Wednesday, July 30, 2008

Last Day In AK

I had to make a stop before I left Alaska at one of the "Shoe Box Starbucks". They have these little sheds allover and you can grab espressos, lattes, etc. The prices were way better than Starbucks.

Interesting meeting. We flew from Pittsburgh to Salt Lake with these guys. We were bumming around Anchorage and I recognized them. They were from Irwin and Jeanette Pa. They were not even going to be on the return flights with us, but were flying out the same night. Julie wishes I would remember other "more important" things. LOL!

We went to the docks and watched them unload these containers off of ships with cranes and then load them on railroad cars with this machine.

Alaska Wild Berry Place

20' waterfall of 3,500lbs of real melted chocolate. Julie wanted to jump in.

Two moose that had gotten their racks stuck and died.

Taking a ride on a polar bear. Yep I did!

Before we left we got to meet Benny Durrs brother Robert and his wife.

They pastor the Pilgrim Nazarene Church in Anchorage.

Another moose just before we got to the airport.

My buddy Nick

After a super snail slow TSA checkpoint in which I wrote them and compained...

We flew home!!!!!

My Last and Successful Fishing Trip - Knik River

Notice a difference in the top of the mountain from 1 day to the next?

This was taken the day before.

We set back out for a couple of hours Thursday morning before we had to head into Anchorage for a few sightseeing stops and then to the airport to fly home. I was hoping I would catch at least one fish before I left.

Termination snow

A clearer picture of the glacier that we were fishing across from.

My Catch - a small stick.

I actually caught one, but never landed got away before I could say Jack Robinson Crusoe!

Whittier and Prince William Sound

Driving along the Seward Highway towards Portage and Whittier.

Mini Glacier Icebergs in the water

Notice the blue tint to the super compressed ice. Almost all glacier travelers have stared with awe into the brilliant blue depths of an open crevasse. The bright white snow of the surface is a marked contrast to the deep rich blue inside a glacier. But why is ice blue? Snow is white because full spectrum, or white, light is scattered and reflected at the boundary between ice and air. The white color of bubbles at the top of a dark beer work the same way—small pockets of air reflect and scatter visible light. Ice only appears blue when it is sufficiently consolidated that bubbles do not interfere with the passage of light. Without the scattering effect of air bubbles, light can penetrate ice undisturbed. In ice, the absorption of light at the red end of the spectrum is six times greater than at the blue end. Thus the deeper light energy travels, the more photons from the red end of the spectrum it loses along the way. Two meters into the glacier, most of the reds are dead. A lack of reflected red wavelengths produces the color blue in the human eye. Now you know the rest of the story.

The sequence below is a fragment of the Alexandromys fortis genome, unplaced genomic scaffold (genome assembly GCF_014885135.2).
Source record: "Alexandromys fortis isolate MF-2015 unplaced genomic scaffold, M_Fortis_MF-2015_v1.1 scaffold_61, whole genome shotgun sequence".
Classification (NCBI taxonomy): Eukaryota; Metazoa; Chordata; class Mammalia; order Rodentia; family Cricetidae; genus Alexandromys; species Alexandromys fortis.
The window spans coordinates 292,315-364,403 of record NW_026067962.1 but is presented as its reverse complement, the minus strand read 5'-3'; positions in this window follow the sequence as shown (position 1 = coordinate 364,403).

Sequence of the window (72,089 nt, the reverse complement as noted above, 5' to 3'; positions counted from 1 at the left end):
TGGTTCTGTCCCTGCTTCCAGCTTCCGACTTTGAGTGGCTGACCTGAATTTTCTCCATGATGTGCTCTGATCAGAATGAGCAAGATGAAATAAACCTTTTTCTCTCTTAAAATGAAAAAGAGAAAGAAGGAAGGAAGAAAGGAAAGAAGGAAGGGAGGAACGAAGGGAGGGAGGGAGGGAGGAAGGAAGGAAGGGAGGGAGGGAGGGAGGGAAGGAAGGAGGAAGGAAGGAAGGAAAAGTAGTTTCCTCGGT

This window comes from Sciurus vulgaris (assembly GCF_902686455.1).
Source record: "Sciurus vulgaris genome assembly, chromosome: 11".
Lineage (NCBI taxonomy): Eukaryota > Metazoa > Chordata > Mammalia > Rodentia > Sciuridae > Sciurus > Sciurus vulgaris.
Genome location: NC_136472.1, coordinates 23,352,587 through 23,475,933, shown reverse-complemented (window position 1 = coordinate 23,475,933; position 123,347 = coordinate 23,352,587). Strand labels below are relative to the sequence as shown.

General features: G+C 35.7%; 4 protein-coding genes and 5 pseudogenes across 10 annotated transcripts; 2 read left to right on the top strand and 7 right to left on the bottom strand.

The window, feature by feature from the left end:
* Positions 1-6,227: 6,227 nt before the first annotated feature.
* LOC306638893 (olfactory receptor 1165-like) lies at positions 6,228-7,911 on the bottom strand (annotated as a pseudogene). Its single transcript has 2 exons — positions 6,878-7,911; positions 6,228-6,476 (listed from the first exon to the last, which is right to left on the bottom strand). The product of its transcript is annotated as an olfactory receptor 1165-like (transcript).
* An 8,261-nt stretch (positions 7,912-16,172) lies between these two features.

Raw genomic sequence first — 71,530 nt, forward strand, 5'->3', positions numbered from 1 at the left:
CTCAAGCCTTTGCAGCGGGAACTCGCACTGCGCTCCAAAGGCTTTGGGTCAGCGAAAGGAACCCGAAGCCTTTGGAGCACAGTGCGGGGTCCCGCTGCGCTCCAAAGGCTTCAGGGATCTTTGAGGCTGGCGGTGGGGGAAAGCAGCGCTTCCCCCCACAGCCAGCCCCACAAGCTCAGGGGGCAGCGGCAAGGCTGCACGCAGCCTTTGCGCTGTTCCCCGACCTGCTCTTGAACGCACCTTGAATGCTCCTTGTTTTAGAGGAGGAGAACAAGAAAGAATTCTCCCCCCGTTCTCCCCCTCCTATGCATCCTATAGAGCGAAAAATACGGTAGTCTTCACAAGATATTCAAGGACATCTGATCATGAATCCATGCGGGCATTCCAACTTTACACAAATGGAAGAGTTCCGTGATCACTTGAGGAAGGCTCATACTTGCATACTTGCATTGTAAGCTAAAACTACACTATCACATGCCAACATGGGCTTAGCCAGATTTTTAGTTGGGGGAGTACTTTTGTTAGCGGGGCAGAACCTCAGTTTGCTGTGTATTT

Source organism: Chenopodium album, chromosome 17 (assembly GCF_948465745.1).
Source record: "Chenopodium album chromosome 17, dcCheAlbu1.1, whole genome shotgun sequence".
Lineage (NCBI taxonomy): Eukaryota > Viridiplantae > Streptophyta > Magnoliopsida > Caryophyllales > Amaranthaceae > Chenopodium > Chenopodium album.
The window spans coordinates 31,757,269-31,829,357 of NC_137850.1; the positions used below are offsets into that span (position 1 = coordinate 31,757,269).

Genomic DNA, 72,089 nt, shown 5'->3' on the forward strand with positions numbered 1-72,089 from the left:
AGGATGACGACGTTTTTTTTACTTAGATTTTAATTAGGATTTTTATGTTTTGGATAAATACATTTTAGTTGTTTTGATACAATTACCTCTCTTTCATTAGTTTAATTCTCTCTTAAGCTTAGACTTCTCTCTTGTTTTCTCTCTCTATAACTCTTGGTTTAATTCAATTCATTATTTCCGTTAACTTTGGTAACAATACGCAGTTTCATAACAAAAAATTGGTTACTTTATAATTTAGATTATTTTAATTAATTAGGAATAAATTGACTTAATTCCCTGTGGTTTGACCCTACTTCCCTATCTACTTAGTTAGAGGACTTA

Waiting for our turn to enter the tunnel to Whittier. It runs trains, and vehicles both direction in the same narrow tunnel. There is a time schedule to keep and we missed it by 1 minute and had to wait another half hour to get back out.
The Anton Anderson Memorial Tunnel (often referred to simply as the Whittier Tunnel) is a tunnel through Maynard Mountain in the U.S. state of Alaska. It links the Seward Highway south of Anchorage with the relatively isolated community of Whittier. It is part of the Portage Glacier Highway and at 13,300 feet (4,050 m), is the second longest highway tunnel and longest combined rail and highway tunnel in North America. The original tunnel was completed in 1943 and used for railroad traffic. In the mid-1960s, the Alaska Railroad began offering a shuttle service for automobiles, similar to Amtrak's Auto Train, which allowed vehicles to drive on to rail cars to be transported between Whittier and the former town of Portage. As traffic to Whittier increased, the shuttle became insufficient, leading in the 1990s to a project to convert the existing railroad tunnel into a one-lane, combination highway and railroad tunnel. Construction on this project began in September 1998, and the combined tunnel was opened to traffic on June 7, 2000. As eastbound traffic, westbound traffic, and the Alaska Railroad must share the tunnel, there are often waits of 20 minutes or more to enter. As reflected on the Alaska Department of Transportation Tunnel Website, it is now considered "North America's longest railroad-highway tunnel." The tunnel held the title of the longest road tunnel in North America (at nearly 2.5 miles [4 km]) until completion of the 3.5 mile (5.6km) Interstate 93 tunnel as part of the "Big Dig" project in Boston, Massachusetts. It was a 2001 recipient of an Outstanding Civil Engineering Achievement Award from the American Society of Civil Engineers. The tunnel is named after Anton Anderson, an army engineer who in 1941 headed up the construction of the railroad spur from Whittier to Portage

There is not much above than just the rock they carved the longest tunnel in North America through.

The old army barracks when the town was a bustling cold water port during World War II.

The building now stands in ruins. Somebody was busy with their sling shot.

The only housing in Whittier - A 15 story housing high rise building.

The Whittier Zoo. One animal - a reindeer.

The halibut I wish I had caught.

A cruise ship loading up with thousands of people.